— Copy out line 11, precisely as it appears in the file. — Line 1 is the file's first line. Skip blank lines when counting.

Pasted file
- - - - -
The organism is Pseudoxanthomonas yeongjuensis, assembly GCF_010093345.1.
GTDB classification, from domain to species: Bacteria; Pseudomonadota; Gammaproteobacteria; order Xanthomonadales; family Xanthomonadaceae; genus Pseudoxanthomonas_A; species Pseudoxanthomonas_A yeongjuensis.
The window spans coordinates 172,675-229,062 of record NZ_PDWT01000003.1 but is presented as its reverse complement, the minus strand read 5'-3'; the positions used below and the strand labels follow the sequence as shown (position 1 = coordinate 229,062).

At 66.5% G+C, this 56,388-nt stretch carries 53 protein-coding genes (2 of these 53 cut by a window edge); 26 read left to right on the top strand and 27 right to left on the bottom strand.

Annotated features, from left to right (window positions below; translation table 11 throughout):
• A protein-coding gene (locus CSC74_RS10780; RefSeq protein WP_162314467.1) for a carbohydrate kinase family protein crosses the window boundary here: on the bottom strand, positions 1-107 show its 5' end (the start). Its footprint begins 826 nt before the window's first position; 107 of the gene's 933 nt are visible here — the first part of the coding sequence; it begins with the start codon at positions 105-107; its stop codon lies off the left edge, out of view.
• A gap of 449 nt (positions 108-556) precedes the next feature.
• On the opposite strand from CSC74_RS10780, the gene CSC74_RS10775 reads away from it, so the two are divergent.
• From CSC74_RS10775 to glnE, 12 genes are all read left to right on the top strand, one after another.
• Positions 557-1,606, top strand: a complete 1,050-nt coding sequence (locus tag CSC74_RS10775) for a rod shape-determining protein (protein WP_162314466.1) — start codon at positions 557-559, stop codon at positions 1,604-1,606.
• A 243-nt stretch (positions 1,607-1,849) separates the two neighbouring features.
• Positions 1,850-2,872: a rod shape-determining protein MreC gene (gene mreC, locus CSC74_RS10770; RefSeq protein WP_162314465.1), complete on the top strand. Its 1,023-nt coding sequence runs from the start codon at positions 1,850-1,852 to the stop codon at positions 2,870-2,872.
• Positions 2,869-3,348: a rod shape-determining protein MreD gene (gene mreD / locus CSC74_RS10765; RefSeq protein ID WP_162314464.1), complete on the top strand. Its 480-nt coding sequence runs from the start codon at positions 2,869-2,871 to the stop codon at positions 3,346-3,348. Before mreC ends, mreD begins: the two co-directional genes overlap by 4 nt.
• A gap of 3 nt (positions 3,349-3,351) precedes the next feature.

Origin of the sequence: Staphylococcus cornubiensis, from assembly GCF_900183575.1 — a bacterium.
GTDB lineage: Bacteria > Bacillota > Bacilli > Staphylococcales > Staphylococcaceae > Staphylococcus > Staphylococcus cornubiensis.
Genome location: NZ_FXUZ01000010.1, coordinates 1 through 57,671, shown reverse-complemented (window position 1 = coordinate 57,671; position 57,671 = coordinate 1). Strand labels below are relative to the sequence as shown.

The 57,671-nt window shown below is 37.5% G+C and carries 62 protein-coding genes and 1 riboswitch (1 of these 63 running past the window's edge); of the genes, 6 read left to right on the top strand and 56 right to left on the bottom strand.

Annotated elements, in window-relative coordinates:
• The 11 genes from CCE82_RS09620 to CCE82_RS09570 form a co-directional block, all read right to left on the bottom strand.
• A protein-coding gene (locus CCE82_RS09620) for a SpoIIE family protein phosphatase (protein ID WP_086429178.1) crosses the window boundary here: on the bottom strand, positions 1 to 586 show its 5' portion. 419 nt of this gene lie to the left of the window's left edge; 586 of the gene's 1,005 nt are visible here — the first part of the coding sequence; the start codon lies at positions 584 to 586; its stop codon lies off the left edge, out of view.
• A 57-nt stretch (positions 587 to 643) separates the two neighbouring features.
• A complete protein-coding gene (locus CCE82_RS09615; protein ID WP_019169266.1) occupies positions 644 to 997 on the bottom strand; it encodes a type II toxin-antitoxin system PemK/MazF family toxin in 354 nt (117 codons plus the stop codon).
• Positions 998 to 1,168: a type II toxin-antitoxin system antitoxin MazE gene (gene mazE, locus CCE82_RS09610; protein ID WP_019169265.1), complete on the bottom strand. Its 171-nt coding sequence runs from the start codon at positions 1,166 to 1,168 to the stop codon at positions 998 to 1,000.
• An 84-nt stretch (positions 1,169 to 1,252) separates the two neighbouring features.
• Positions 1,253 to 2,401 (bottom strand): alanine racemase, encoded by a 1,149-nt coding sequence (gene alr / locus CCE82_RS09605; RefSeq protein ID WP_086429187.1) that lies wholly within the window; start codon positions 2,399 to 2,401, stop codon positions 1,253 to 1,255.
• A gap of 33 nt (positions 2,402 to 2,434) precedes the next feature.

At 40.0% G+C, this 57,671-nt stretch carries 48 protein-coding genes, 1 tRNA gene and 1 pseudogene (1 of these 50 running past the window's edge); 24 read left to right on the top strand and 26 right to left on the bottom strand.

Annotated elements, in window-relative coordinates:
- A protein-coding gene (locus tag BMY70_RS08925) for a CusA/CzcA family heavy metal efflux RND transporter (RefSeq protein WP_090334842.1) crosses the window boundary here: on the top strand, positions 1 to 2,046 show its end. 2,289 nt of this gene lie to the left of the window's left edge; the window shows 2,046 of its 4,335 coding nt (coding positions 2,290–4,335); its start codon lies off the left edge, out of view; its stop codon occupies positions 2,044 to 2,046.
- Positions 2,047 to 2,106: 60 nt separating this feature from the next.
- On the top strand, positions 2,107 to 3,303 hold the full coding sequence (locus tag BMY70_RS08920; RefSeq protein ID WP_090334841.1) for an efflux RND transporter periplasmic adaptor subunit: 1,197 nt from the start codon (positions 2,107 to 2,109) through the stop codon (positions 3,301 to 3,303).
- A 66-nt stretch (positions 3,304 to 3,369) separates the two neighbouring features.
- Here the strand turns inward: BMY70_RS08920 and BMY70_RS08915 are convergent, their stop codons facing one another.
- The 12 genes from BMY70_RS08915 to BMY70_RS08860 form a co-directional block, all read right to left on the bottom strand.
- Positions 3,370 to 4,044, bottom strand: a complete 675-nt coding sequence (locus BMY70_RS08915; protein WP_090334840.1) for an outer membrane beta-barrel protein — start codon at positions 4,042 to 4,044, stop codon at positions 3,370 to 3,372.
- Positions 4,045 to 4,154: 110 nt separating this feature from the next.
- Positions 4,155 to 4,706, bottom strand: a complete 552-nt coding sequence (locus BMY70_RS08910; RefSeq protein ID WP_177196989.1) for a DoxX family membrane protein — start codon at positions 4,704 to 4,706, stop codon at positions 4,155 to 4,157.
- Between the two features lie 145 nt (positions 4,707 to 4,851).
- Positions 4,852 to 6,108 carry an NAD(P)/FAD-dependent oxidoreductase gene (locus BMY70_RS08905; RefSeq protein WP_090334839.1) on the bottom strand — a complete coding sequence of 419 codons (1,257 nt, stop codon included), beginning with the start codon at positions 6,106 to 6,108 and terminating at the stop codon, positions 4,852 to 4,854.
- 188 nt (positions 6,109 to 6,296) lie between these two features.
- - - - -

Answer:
• A 243-nt stretch (positions 1,607-1,849) separates the two neighbouring features.